CONCEPT: 3/5
WRITING: 3.5/5
RELEVANCE: 3.5/5
OVERALL: 3.5/5

“Your Nunchi’s biggest source of power? The fact that people talk too much.”

Euny Hong, The Power of Nunchi

Korea is all over popular culture – whether it is books, songs, movies, music, television, art, fashion, or even self-help. But this is surprisingly my first Korean nonfiction read, a book that talks about a concept called Nunchi. In Euny Hong’s The Power of Nunchi, you learn that Nunchi, pronounced as noon-chee, translates into English as eye-measure, and is an important toolkit for survival in Korean society.

But we are still not clear about what it is, are we? Don’t worry, we are going to delve deep into this. To explain, Nunchi is the subtle art and skill, a form of emotional intelligence, of gauging and understanding what others think and feel to build trust, get along well, and connect with them.

Korean parents believe that teaching Nunchi to their children is as important as teaching them to safely cross the road. After all, without this special skill, it becomes fairly difficult to master your people game. It isn’t some recent phenomenon but a social art form that has developed over thousands of years of Korean history.

My review

When it comes to self-help books, this isn’t the best book that I’ve read. This also isn’t one of the great books that I’ve read, but surely there are many things that I’ve learned from the book and some of those I am going to mention below.

When it comes to writing, many unnecessary details could have been done away with. It is also sometimes repetitive. That being said, it is not a bad read, and I gained a lot of perspective and knowledge about Korean society and social behaviour just from reading the book.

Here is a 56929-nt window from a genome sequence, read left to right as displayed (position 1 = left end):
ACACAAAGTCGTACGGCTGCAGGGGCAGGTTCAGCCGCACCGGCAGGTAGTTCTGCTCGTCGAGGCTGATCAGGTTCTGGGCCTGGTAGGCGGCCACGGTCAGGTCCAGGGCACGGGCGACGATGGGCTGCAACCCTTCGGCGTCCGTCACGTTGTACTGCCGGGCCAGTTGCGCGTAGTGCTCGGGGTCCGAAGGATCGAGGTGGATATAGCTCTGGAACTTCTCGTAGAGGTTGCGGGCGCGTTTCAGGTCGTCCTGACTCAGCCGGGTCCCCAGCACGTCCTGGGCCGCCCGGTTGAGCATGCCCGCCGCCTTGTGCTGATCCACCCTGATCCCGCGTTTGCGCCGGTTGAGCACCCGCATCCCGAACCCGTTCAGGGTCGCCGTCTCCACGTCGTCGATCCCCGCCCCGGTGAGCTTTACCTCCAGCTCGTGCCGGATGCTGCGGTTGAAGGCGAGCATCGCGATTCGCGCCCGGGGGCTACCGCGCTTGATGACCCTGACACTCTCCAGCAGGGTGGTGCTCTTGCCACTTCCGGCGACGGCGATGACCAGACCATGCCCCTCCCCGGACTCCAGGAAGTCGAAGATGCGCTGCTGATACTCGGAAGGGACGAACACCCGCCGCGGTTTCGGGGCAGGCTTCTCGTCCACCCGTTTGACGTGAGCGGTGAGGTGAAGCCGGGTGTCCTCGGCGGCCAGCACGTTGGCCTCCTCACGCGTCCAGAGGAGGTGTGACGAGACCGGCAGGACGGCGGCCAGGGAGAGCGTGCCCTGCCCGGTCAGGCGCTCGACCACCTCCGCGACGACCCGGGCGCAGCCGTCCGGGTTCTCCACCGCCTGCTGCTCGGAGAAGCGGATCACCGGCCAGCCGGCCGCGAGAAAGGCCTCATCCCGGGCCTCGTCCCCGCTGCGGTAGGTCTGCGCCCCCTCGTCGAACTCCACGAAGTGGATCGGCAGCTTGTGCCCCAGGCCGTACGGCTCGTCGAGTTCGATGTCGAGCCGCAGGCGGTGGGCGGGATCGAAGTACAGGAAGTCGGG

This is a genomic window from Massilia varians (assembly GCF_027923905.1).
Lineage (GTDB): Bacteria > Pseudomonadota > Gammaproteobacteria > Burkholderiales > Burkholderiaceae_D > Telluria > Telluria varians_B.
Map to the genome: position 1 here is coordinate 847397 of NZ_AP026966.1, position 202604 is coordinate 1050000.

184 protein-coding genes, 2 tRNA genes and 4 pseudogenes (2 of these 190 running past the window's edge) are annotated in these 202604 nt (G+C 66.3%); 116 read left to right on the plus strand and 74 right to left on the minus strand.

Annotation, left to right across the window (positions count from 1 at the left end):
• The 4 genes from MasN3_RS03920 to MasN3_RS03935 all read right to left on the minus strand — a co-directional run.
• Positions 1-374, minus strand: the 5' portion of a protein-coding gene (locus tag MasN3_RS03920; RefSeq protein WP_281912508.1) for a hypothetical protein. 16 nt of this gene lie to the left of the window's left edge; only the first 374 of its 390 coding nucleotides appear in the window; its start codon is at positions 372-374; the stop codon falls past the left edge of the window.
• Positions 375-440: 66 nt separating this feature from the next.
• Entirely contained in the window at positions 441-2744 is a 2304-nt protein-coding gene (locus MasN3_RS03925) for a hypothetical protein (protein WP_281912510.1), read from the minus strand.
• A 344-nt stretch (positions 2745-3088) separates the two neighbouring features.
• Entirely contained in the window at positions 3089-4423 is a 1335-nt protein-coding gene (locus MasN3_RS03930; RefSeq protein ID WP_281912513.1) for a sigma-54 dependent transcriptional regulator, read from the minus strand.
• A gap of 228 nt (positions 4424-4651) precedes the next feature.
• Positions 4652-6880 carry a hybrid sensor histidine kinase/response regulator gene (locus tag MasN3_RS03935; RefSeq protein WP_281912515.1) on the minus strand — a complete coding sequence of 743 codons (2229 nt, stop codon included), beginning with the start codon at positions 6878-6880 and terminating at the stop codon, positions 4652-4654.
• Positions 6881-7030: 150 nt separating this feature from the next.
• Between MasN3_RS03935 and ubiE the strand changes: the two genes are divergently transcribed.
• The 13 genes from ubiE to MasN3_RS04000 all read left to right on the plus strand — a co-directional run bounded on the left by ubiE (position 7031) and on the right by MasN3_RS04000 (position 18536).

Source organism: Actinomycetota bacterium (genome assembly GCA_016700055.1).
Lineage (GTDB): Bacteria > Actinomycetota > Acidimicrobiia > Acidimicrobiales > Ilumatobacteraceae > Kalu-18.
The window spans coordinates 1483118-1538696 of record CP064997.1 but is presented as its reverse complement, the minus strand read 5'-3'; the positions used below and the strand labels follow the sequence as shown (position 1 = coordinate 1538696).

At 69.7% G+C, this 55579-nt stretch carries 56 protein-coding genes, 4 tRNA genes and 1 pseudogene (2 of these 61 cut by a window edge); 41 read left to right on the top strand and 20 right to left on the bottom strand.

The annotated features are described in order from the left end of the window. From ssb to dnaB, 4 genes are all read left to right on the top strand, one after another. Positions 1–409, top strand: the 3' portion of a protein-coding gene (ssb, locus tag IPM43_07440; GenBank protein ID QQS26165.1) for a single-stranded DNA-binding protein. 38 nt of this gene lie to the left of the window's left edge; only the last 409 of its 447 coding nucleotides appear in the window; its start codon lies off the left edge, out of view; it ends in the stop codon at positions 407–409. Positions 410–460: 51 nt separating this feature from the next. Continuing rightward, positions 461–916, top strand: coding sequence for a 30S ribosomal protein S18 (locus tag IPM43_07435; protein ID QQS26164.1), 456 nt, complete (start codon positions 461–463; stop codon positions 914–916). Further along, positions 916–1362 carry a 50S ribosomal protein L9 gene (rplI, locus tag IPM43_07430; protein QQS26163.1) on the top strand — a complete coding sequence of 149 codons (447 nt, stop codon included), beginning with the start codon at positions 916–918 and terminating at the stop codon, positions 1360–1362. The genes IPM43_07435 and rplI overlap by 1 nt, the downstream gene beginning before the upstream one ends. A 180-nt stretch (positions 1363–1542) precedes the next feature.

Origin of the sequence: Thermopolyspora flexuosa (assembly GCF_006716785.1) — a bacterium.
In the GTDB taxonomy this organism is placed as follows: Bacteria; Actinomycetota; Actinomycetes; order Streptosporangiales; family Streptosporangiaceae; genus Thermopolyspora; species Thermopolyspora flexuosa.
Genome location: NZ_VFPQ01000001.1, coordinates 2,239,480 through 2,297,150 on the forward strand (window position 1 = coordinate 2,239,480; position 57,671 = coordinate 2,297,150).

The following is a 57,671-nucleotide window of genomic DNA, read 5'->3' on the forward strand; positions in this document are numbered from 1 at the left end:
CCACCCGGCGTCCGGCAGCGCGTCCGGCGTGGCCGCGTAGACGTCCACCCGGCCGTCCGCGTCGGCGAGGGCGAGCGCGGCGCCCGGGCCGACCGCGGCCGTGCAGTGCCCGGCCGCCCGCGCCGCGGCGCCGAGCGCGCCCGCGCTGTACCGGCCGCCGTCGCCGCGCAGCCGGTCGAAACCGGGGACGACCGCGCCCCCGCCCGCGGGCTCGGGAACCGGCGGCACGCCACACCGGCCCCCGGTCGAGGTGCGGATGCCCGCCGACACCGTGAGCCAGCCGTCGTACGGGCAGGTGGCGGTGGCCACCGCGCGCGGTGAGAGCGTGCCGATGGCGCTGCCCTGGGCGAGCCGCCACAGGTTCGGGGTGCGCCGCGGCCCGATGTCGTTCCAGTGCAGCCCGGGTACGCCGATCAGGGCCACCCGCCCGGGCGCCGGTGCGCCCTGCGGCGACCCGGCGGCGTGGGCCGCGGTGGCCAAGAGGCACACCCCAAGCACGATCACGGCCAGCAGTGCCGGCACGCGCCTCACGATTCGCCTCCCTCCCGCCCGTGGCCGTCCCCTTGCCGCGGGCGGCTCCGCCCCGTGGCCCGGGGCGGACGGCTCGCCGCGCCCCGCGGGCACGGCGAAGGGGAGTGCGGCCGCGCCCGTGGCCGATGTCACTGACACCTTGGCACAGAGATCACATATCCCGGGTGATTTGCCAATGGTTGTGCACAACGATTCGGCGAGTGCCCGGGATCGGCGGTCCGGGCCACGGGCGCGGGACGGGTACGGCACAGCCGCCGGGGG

Many of the concepts are not new and have been applied in some form or the other in Indian society too, but reading them helps us to assimilate them in our memory better.

The way it is structured

The book is divided into nine different chapters – What is Nunchi? The Korean Superpower, Nunchi Blockers, No Nunchi, or How to Lose Friends and Alienate People, Two Eyes Two Ears One Mouth, Trusting Your First Impressions, Nunchi and Relationships, Nunchi at Work, and Nunchi for the Nervous.

My takeaways

In Korea, Nunchi refers to the advantage of the underdog, and there are some concepts that it specifically stresses. These include ‘reading the room’. The book tells you that every room has a ‘boonwigi’ or an atmosphere, and it is important to read that atmosphere or subtle energy of the room whenever one becomes a part of it. This is also helpful when a lot of communication is not spoken but also nonverbal through context, body language, facial expression, posture, and even silence.

I particularly enjoyed reading about some concepts that challenge conventional wisdom. For example, the book illustrates how empathy is selfish, and that understanding should be valued more than empathy. This contrast between Western culture and Korean culture is very evident when we try to understand that while the English version of empathy tells us to ‘put ourselves in someone else’s shoes’, the Korean equivalent for the same is, ‘change location and think’.

The book also offers a critique of the current culture where noise is valued over stillness and quiet, extroversion is considered better than introversion, and individualism is valued more than collectivism.

Information about the Korean culture

In addition to some generally and universally applicable skills and qualities, The Power of Nunchialso gives a lot of information about Korea in general – its history, its society, both cultural and political, its religions, its customs and traditions, its everyday life, and its global dominance in almost every sphere.

What I Didn’t Like

I didn’t like the fact that a large part of the book is repetitive, and I believe the same concepts could have been explained in a much smaller number of pages.

In the end

In the end, the book is a decent one-time read. Euny Hong explains how mastering Nunchi can help you build better relationships, navigate social situations more effectively, and achieve personal and professional success. Through a blend of cultural insights, practical advice, and engaging anecdotes, The Power of Nunchi is a self-help book that shows how anyone can develop and apply this powerful skill in their everyday life.